I think if I could do only one upper drill, this just might be it.
You get, from this one movement:
- Strengthening of the –
- shoulder extensors (latissimus dorsi, triceps)
- elbow flexors (biceps, brachialis, supinator, pronator teres)
- back stabilizers (erector spinae, multifidus)
- neck stabilizers (levator scapula, inferior and superior oblique, splenius capitus)
- abdominals (internal, external obliques, transverse abdominus)
- grip and hand
- scapula muscles (lower trapezius, rhomboids)
- shoulder rotators (posterior rotator cuff)
A lot of muscle – let’s just say that.
And the drill….
The Pull Up
Someone will probably argue about the chin up. I never understood why it was so important to change the name of the drill based on hand position. Just so you know, a pull up is done with palms away from you and a chin up is palms facing toward you. But in Fusion, it’a all a pull up. No matter the hand position.
The ideal hand position is actually one that moves or rotates. The biceps muscle wants to not only bend your elbow but also to turn your hand up. So, to get the most out of that muscle and reduce risk of injury to your elbow, the hand should either be in a neutral position (like when you grab a hammer) or rotating. If neither of those options are available, then do a pull up with the hands facing away. If you do them with
the hands facing you, you’ve really compromised the biceps and you’re much more likely to overload the elbow as well as the shoulder.
There was a product on the market called the Perfect Pull Up (image) which had rotating handles. Unfortunately, the manufacturer recalled it because the handles had a tendency to crack and people fell. Lawsuits galore.
How to Do a Pull Up
A lot of people can’t do pull ups. The drill is too hard.
I used to be one of those people.
When I first started Fusion, I couldn’t do one pull up. So if you can’t do one, what do you do?
Well, first you have to either check your ego or your fear.
For men, it’s usually ego. Women, fear.
Your ego will tell you to keep trying at the same load because someone you know or someone you see in a magazine or on TV, can do X number of pull ups and you convince your self you should too.
Or, you’re afraid you’ll get hurt which is of course much more reasonable than the first issue.
In any event, the key to making your body change, get stronger, more fit, is to match your tolerance for the task with the load of the task. Lower the load so you can do the drill.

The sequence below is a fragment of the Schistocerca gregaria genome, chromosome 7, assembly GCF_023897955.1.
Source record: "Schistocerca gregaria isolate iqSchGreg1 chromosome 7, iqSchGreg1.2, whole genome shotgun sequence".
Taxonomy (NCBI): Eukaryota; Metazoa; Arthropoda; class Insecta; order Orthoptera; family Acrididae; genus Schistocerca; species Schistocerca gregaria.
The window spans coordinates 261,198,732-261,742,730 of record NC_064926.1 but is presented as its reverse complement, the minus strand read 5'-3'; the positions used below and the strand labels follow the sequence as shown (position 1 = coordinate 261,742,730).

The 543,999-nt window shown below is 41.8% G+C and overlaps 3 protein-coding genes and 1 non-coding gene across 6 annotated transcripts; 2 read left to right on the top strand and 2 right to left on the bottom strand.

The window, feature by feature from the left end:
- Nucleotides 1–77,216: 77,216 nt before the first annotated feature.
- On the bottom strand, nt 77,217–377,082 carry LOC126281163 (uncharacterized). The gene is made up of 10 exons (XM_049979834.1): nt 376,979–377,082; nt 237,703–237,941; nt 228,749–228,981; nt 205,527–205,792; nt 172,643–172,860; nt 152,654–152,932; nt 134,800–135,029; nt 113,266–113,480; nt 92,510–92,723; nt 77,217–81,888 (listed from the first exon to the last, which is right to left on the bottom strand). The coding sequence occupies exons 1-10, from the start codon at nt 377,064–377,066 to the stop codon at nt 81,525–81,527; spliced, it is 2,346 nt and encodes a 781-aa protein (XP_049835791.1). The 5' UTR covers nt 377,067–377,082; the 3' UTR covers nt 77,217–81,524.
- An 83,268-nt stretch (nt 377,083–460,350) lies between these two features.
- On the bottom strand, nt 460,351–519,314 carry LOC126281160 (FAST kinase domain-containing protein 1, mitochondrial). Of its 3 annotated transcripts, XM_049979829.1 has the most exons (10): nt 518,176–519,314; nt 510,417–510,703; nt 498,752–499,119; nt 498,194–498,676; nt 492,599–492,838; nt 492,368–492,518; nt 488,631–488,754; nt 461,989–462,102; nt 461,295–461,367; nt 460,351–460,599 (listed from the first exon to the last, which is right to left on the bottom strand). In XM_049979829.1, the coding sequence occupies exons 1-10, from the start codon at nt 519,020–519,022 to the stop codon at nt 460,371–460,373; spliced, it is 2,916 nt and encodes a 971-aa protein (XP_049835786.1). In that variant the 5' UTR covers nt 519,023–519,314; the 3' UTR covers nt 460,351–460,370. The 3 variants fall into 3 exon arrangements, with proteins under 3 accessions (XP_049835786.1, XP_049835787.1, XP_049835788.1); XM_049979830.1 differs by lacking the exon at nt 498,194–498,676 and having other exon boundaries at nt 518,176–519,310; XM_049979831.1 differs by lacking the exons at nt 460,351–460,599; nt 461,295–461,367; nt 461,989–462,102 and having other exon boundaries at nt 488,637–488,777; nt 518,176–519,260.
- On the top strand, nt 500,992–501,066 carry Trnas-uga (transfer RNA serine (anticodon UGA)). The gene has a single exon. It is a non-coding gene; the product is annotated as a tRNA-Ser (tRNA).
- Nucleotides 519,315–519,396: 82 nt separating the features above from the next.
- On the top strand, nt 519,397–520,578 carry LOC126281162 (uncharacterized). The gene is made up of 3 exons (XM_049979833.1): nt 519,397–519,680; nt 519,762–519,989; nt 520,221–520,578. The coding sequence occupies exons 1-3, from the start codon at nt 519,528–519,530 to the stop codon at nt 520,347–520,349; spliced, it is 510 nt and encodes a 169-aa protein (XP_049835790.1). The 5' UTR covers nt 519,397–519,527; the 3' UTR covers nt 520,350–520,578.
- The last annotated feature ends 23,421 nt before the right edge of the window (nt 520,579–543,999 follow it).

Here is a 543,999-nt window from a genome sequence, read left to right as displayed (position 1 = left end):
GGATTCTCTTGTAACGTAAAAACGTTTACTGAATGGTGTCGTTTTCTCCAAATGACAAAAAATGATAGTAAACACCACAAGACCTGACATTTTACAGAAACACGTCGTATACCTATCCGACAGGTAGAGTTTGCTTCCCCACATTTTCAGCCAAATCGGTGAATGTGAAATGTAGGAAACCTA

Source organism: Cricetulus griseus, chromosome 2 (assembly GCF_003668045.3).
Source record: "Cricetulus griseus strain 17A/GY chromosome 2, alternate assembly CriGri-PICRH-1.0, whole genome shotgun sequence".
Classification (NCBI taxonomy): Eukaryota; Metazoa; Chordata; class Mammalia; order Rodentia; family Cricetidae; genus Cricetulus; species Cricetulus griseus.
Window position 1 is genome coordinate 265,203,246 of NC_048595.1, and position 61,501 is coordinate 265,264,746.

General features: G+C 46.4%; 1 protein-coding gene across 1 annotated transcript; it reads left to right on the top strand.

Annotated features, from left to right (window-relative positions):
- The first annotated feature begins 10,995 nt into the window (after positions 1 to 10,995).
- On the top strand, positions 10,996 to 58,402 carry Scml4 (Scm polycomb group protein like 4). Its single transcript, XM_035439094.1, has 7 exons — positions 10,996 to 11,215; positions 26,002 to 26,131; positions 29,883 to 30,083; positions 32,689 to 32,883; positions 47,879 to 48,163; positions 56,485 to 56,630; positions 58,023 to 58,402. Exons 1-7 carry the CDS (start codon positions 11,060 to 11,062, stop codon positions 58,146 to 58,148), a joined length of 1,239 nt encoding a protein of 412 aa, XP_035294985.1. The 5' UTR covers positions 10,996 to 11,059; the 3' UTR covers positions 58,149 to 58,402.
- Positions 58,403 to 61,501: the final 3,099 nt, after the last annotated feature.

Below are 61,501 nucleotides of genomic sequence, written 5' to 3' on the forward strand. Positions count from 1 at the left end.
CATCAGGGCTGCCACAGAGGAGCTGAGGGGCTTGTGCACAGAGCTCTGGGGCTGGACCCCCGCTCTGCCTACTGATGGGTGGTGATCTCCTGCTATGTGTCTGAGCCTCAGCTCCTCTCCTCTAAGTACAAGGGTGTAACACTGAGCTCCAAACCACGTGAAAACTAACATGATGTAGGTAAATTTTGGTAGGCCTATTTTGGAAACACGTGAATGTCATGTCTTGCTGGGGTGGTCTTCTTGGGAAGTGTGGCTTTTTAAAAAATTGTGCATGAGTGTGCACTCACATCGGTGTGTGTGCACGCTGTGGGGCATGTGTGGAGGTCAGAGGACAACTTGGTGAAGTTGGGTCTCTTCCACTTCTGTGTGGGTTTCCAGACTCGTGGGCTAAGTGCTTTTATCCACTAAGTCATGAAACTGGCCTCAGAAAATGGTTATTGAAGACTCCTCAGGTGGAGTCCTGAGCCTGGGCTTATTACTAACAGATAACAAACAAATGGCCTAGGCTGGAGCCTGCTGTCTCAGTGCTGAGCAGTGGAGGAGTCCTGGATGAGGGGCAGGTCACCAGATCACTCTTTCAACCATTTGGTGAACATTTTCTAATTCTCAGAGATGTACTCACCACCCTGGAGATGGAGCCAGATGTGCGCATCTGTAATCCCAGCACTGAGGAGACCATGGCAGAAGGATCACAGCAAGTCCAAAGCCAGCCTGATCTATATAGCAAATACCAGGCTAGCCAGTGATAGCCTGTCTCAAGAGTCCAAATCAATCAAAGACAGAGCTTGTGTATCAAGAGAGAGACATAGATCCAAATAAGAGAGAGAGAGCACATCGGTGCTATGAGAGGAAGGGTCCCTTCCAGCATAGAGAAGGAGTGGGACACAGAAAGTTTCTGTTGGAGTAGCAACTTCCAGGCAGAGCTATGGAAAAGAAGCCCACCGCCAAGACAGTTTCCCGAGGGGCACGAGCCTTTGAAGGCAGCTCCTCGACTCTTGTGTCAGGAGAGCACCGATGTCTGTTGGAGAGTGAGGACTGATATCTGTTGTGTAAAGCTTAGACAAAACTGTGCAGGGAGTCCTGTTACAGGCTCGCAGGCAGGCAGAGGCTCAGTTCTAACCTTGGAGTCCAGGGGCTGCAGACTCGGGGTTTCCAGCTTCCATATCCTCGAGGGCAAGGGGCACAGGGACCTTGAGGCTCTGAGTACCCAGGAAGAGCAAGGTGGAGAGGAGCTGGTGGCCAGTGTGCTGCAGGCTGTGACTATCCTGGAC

So, in my case, I had to somehow, magically lose about 80 lbs of body weight (and the reason I know this is I went to a local gym where they had a pull-up assist machine and I figured out how much help I needed, in lbs, to do 10 pull ups and feel a high level of fatigue but not feel like my arms were going to fall off).
But most of you probably won’t have access to this kind of machine.
Here are some options:
- If you have a pull up bar, buy some super bands
- If you can’t or won’t buy the super bands, use a sturdy chair to stand on and start with the lowering phase of the drill first. You can always lower more weight than you can lift. If needed, you can leave one leg on the chair to assist you.
- If you don’t have a pull up bar, buy one. I like this one the most
- If you won’t or can’t buy a pull up bar, try placing a thick dowel (1-2″) about three feet long across two sturdy chairs. Lie underneath the dowel and then straighten your legs. Pull your self up close to the dowel. Now you’re pulling only a fraction of your weight.
We also use the Total Gym or a Total Trainer
Arm and Hand Position
Your grip should be, as I mentioned earlier, close to neutral (and rotating grip is ideal) and about shoulder width apart. The reason for this is to take advantage of the muscle mechanics of the shoulder. With a more neutral (palms almost facing each other), the larger muscles of the back and shoulder are in optimal position to spare the smaller, stabilizer muscles (rotator cuff).
Avoid hanging or “bouncing” at the bottom point of the pull up motion. In this position, without the muscles contracted, you run a higher risk of injuring the shoulder ligaments.
Lean back a bit, arching the back some, and then pull up concentrating on pulling the bar to you (this helps your larger back muscles kick in). Lower yourself down slowly but again, don’t bounce or hand at the end.
The pull up is a great drill but you should match your load with your capacity and make sure you use optimal mechanics.
Doug Kelsey, PT, PhD
We all can learn from each other so don’t be shy about speaking up. If you have a different perspective, agree, disagree – weigh in.